That is the drug war in action. That is what prohibition does.

4/20 may be a lighthearted holiday for stoners, but this is a serious civil liberties issue with brutal consequences that damage the lives of innocents every day. Drug policy is not something we can afford to let slide.

Bonnie Kristian is a columnist for Rare and The Week.



Reader Comments ...


Next Up in Opinion

Opinion: Is Macron the EU’s last best hope?

For the French establishment, Sunday’s presidential election came close to a near-death experience. As the Duke of Wellington said of Waterloo, it was a “damn near-run thing.” Neither candidate of the two major parties that have ruled France since Charles De Gaulle even made it into the runoff, an astonishing repudiation of France&rsquo...
Opinion: The nightmare of the North Korea-Trump standoff
Opinion: The nightmare of the North Korea-Trump standoff

President Donald Trump is scary in many ways, but perhaps the most frightening nightmare is of him blundering into a new Korean war. It would begin because the present approach of leaning on China to pressure North Korea will likely fail. Trump will grow angry at public snickering at the emptiness of his threats. At some point, U.S. intelligence will...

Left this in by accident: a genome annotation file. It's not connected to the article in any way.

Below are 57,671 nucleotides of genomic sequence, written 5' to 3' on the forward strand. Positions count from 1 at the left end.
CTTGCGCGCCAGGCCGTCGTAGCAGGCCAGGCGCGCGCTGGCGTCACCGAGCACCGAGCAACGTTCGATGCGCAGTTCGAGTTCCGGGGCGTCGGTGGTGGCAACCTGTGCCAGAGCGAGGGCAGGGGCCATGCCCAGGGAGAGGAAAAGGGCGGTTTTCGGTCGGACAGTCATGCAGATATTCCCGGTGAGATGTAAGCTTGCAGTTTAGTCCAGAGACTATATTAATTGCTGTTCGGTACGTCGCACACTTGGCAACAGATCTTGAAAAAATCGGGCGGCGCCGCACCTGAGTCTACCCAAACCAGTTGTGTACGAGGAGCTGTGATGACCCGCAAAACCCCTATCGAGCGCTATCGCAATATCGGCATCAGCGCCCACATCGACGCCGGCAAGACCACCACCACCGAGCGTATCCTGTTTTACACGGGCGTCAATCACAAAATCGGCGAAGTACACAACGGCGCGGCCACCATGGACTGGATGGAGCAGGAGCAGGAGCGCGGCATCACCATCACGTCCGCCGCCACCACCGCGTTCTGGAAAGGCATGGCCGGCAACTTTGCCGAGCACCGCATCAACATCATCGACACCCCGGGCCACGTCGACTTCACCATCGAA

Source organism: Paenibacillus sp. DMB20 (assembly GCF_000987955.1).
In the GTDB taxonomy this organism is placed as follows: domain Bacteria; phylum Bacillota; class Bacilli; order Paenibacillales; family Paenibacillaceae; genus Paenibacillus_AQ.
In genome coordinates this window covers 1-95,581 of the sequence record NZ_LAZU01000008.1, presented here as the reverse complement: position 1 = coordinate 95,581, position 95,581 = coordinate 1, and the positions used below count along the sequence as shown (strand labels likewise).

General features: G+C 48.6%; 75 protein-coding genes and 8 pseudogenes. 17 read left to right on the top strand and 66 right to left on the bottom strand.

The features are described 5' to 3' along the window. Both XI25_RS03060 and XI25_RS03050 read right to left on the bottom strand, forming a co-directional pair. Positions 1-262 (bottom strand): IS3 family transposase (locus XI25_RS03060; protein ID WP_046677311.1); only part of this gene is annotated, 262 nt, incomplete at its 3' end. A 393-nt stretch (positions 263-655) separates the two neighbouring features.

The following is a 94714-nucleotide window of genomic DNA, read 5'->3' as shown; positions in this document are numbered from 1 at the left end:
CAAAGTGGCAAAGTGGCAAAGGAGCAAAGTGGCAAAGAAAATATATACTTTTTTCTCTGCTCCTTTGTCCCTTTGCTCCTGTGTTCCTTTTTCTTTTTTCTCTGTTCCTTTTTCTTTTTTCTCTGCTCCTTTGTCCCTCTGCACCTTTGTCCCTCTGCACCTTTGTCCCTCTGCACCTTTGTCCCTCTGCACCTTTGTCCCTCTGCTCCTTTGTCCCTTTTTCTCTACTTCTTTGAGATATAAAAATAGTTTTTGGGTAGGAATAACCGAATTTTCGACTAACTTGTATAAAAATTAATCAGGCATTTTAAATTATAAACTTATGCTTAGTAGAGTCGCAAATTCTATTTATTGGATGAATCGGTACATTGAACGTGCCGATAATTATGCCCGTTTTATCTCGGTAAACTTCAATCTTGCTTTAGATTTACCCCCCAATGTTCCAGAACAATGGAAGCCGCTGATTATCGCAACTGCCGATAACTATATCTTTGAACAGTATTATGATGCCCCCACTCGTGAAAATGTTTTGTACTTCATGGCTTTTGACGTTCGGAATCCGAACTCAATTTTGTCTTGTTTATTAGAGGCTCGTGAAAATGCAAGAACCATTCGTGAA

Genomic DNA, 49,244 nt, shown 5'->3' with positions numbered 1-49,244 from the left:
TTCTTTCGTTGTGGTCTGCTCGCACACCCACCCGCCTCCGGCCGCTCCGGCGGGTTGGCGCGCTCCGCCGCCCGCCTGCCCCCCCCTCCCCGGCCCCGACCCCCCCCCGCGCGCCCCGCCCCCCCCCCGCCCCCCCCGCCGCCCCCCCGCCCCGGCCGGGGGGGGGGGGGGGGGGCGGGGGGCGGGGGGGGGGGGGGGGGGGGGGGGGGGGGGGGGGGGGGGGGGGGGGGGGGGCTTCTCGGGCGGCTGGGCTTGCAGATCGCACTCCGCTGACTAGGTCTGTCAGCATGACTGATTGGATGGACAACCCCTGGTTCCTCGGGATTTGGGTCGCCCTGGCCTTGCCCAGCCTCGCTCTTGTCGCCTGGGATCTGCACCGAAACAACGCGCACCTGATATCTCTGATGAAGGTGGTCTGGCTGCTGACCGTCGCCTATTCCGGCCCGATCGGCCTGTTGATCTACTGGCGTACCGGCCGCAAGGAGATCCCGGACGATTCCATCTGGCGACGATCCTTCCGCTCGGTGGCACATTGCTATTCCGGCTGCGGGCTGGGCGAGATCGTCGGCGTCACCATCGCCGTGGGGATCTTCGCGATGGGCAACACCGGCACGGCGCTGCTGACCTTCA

COMMENTARY: What are we willing to do for our at-risk kids?

On a sad, recent day as I was driving with tears in my eyes to Dayton’s Hilltop Apartments to canvas after the murder of 14-year-old James Banks Jr., I couldn’t stop thinking about gun violence as a mental-health disease and firearm injuries as a public-health issue. In the words of American law professor Lawrence Gostin, “We can...
COMMENTARY: At Day 100, meet the Backdown President

As Donald Trump approaches the 100-day marker of his first year in office, he has defined himself not as the Dealmaker in Chief but as The Backdown President. What a deliciously strange irony that until Monday night he set the stage for a government shutdown over, of all things, his campaign centerpiece — The Wall. Strange because Trump, who...
COMMENTARY: Trump and the degradation of the presidency

Donald Trump’s failure to accomplish much or any of his agenda during his first 100 days as president shouldn’t blind us to the vast harm he has done in this comparatively short time to our system of government, especially his degradation of the presidency. From early in the republic, we have looked at the office of the president as a focal...
More Stories